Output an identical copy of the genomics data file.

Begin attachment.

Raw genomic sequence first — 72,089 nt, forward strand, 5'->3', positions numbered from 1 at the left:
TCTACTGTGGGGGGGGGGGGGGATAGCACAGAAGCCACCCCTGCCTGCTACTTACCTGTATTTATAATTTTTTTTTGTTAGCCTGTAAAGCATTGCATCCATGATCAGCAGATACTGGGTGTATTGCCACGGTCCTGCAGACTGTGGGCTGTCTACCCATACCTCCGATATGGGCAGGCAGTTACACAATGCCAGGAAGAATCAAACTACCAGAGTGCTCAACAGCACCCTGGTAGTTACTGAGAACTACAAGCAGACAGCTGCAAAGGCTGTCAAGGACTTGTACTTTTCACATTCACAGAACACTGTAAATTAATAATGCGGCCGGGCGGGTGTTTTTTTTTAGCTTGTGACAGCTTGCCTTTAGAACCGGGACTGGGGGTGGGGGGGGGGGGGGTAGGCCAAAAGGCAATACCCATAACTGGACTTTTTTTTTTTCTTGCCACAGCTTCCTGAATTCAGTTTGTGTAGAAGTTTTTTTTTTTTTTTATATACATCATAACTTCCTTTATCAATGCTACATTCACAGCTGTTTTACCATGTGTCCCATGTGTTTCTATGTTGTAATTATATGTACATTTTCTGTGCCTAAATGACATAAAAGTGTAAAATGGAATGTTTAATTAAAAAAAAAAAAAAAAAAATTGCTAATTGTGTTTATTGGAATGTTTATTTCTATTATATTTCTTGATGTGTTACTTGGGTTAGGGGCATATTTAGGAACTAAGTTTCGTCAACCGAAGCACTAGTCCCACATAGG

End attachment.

Raw genomic sequence first — 72,089 nt, forward strand, 5'->3', positions numbered from 1 at the left:
TCTACTGTGGGGGGGGGGGGGGATAGCACAGAAGCCACCCCTGCCTGCTACTTACCTGTATTTATAATTTTTTTTTGTTAGCCTGTAAAGCATTGCATCCATGATCAGCAGATACTGGGTGTATTGCCACGGTCCTGCAGACTGTGGGCTGTCTACCCATACCTCCGATATGGGCAGGCAGTTACACAATGCCAGGAAGAATCAAACTACCAGAGTGCTCAACAGCACCCTGGTAGTTACTGAGAACTACAAGCAGACAGCTGCAAAGGCTGTCAAGGACTTGTACTTTTCACATTCACAGAACACTGTAAATTAATAATGCGGCCGGGCGGGTGTTTTTTTTTAGCTTGTGACAGCTTGCCTTTAGAACCGGGACTGGGGGTGGGGGGGGGGGGGGTAGGCCAAAAGGCAATACCCATAACTGGACTTTTTTTTTTTCTTGCCACAGCTTCCTGAATTCAGTTTGTGTAGAAGTTTTTTTTTTTTTTTATATACATCATAACTTCCTTTATCAATGCTACATTCACAGCTGTTTTACCATGTGTCCCATGTGTTTCTATGTTGTAATTATATGTACATTTTCTGTGCCTAAATGACATAAAAGTGTAAAATGGAATGTTTAATTAAAAAAAAAAAAAAAAAAATTGCTAATTGTGTTTATTGGAATGTTTATTTCTATTATATTTCTTGATGTGTTACTTGGGTTAGGGGCATATTTAGGAACTAAGTTTCGTCAACCGAAGCACTAGTCCCACATAGG